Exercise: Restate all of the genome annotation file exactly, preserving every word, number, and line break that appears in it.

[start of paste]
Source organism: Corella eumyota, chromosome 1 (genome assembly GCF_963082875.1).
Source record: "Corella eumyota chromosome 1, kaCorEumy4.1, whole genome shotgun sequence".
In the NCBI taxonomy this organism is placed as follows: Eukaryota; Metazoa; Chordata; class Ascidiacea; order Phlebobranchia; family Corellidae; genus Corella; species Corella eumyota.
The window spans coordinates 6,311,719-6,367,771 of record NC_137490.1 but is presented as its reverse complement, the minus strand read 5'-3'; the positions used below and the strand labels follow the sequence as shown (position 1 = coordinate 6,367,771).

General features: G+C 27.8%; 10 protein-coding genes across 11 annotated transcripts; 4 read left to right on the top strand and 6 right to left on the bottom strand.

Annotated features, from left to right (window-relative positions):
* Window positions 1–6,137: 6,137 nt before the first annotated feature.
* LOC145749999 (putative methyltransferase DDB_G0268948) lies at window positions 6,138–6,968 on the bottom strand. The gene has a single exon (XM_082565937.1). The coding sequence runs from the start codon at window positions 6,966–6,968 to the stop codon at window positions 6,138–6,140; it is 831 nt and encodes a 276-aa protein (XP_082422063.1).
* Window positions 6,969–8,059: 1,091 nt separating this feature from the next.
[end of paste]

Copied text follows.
Source organism: Corella eumyota, chromosome 1 (genome assembly GCF_963082875.1).
Source record: "Corella eumyota chromosome 1, kaCorEumy4.1, whole genome shotgun sequence".
In the NCBI taxonomy this organism is placed as follows: Eukaryota; Metazoa; Chordata; class Ascidiacea; order Phlebobranchia; family Corellidae; genus Corella; species Corella eumyota.
The window spans coordinates 6,311,719-6,367,771 of record NC_137490.1 but is presented as its reverse complement, the minus strand read 5'-3'; the positions used below and the strand labels follow the sequence as shown (position 1 = coordinate 6,367,771).

General features: G+C 27.8%; 10 protein-coding genes across 11 annotated transcripts; 4 read left to right on the top strand and 6 right to left on the bottom strand.

Annotated features, from left to right (window-relative positions):
* Window positions 1–6,137: 6,137 nt before the first annotated feature.
* LOC145749999 (putative methyltransferase DDB_G0268948) lies at window positions 6,138–6,968 on the bottom strand. The gene has a single exon (XM_082565937.1). The coding sequence runs from the start codon at window positions 6,966–6,968 to the stop codon at window positions 6,138–6,140; it is 831 nt and encodes a 276-aa protein (XP_082422063.1).
* Window positions 6,969–8,059: 1,091 nt separating this feature from the next.